by Lua Leggett

Fairness and equality

This is the ‘biggie’, so let’s get it out of the way first! Organisations have a legal obligation to provide equal pay for equal work, free from any bias. If you become aware of any inequalities due to race, gender or other discriminatory practices, it is your duty to report this up the line to your own line manager, section head or human resources.

Discrimination due to age is one of the great tragedies of modern life. The desire to work and be useful is what makes life worth living, and to be told your efforts are not needed because you are the wrong age is a crime.

Johnny Ball

Your company should have an equal pay policy which you can refer to. You should familiarise yourself with these guidelines and be able to inform employees how these practices work and how their pay has been determined.

Respond to any genuine grievances on equal pay as a priority and seek senior intervention and support. It is not advisable to tackle this type of grievance yourself, but you should initially listen to the complaint and collect the basic facts of the matter together, before taking the matter further.

Perceptions matter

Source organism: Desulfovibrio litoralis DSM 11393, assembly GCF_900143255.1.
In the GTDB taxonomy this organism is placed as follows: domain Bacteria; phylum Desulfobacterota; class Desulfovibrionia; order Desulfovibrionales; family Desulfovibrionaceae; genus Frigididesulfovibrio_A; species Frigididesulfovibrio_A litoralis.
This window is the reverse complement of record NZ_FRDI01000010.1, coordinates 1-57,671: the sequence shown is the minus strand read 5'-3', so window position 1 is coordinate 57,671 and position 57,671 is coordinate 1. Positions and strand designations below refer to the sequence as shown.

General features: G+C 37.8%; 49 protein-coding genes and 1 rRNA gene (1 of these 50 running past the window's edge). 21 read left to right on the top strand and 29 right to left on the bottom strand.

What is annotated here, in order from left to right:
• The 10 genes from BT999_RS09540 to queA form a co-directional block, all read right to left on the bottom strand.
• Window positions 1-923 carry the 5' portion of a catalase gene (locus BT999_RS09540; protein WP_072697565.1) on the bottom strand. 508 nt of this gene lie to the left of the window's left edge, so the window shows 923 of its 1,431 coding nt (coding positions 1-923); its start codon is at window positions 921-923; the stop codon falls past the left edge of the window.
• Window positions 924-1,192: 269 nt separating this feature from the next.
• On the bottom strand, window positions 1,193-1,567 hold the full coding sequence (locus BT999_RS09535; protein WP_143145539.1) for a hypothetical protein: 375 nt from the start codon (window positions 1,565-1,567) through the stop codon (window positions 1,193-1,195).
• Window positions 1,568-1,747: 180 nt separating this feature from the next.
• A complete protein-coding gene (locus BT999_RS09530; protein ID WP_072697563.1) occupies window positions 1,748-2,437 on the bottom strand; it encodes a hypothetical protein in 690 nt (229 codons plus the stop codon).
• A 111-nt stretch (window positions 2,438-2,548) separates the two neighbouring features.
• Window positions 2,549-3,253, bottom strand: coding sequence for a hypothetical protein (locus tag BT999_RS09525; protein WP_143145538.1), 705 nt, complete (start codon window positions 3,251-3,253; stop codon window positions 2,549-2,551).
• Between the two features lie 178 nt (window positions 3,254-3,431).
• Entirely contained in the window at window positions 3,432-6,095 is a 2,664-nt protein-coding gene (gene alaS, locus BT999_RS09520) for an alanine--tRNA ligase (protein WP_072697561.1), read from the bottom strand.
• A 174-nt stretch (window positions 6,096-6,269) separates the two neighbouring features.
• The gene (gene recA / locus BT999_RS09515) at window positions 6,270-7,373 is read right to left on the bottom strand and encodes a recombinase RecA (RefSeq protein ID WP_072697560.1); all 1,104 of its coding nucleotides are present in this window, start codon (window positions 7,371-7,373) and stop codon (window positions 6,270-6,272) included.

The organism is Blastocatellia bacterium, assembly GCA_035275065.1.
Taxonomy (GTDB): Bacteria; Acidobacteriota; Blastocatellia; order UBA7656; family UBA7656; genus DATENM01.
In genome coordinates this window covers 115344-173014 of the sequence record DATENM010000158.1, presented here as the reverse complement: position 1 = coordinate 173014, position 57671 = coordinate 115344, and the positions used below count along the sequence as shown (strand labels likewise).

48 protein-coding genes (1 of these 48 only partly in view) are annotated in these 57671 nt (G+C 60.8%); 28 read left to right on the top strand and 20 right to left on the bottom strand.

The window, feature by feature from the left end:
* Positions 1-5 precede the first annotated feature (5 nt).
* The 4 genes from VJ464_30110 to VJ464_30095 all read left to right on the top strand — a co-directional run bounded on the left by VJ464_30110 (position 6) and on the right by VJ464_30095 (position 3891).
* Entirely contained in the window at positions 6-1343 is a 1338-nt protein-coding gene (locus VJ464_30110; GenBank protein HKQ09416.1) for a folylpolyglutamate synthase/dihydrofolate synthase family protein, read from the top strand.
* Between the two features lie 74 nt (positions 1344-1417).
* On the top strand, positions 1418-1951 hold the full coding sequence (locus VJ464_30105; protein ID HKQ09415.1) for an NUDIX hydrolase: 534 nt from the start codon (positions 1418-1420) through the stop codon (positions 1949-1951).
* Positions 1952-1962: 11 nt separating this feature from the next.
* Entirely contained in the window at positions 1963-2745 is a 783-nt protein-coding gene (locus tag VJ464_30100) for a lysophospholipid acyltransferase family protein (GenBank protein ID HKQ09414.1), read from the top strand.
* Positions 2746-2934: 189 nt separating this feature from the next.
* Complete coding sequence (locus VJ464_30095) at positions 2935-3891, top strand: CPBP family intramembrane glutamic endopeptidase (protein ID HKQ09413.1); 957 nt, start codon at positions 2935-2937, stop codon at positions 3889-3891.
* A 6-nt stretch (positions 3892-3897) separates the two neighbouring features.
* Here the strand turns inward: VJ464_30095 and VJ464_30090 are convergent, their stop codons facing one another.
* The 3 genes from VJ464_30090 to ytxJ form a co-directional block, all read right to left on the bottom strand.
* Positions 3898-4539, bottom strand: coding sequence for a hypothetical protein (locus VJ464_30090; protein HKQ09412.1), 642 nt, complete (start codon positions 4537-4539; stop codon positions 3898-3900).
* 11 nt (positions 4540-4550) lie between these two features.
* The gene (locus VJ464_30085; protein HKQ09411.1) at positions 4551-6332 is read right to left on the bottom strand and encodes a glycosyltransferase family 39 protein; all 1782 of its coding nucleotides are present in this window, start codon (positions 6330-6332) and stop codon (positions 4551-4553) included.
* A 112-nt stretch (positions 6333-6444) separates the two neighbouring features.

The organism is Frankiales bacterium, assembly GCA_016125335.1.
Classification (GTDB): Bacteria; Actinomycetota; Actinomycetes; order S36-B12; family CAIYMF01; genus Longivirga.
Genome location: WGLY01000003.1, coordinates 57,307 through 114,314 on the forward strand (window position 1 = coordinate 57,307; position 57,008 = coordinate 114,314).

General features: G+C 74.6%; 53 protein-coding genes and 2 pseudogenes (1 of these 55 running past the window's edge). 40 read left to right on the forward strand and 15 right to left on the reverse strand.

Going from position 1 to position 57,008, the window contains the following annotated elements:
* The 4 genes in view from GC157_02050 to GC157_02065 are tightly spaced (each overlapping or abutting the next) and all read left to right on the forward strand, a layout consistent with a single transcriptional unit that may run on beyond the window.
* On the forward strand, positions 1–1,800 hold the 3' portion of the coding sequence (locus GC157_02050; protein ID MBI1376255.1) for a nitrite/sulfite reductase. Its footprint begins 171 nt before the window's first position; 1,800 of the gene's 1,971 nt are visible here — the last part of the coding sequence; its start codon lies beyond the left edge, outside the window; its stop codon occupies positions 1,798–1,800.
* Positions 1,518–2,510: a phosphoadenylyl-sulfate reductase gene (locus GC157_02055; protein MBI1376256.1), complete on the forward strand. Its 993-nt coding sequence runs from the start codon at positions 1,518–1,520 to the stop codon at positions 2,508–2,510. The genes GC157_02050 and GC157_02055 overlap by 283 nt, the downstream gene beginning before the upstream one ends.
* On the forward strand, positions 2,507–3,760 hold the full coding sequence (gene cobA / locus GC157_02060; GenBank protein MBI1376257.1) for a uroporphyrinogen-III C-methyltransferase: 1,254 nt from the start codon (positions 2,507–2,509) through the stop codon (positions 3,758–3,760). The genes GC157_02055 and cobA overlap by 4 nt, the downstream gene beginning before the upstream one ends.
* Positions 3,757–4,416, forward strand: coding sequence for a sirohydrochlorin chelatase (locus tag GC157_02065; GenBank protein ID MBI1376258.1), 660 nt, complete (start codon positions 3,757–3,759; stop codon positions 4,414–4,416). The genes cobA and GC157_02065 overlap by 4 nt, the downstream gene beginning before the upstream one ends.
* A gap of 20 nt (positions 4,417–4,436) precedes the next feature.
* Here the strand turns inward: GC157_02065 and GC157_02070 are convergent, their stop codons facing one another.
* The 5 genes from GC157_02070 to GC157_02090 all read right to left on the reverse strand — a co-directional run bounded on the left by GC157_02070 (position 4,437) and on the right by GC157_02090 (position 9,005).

The difficulty you may face as a line manager is when one of your team ‘perceives’ that they are being unfairly paid in comparison with a colleague who they believe to be doing the same or a very similar job.

This perception, whether it is correct or not, will be that person’s reality, so it cannot simply be swept aside and needs to be dealt with fairly and honestly. It’s also important that you are consistent across the team. Below are some likely scenarios:

The other colleague has been active in the role for longer and is evaluated by the business as more experienced or skilled or knowledgeable

  • The other colleague may have a better attendance record
  • The other colleague may have more qualifications
  • The other colleague may be achieving higher outputs, targets or goals
  • The other colleague may be able to bring broader skills from a previous role.

If there does not seem to be any explicit reason why one colleague is being paid more than another, then you have a legitimate case to refer to HR for further guidance and it may indeed prove that there is some inequality that needs to be addressed.

  • Listen effectively to the individual and promise to look into the matter.
  • Examine the evidence.
  • Draw your own conclusion.
  • Either explain to the individual the justification for the difference or refer to HR or your line manager for further guidance.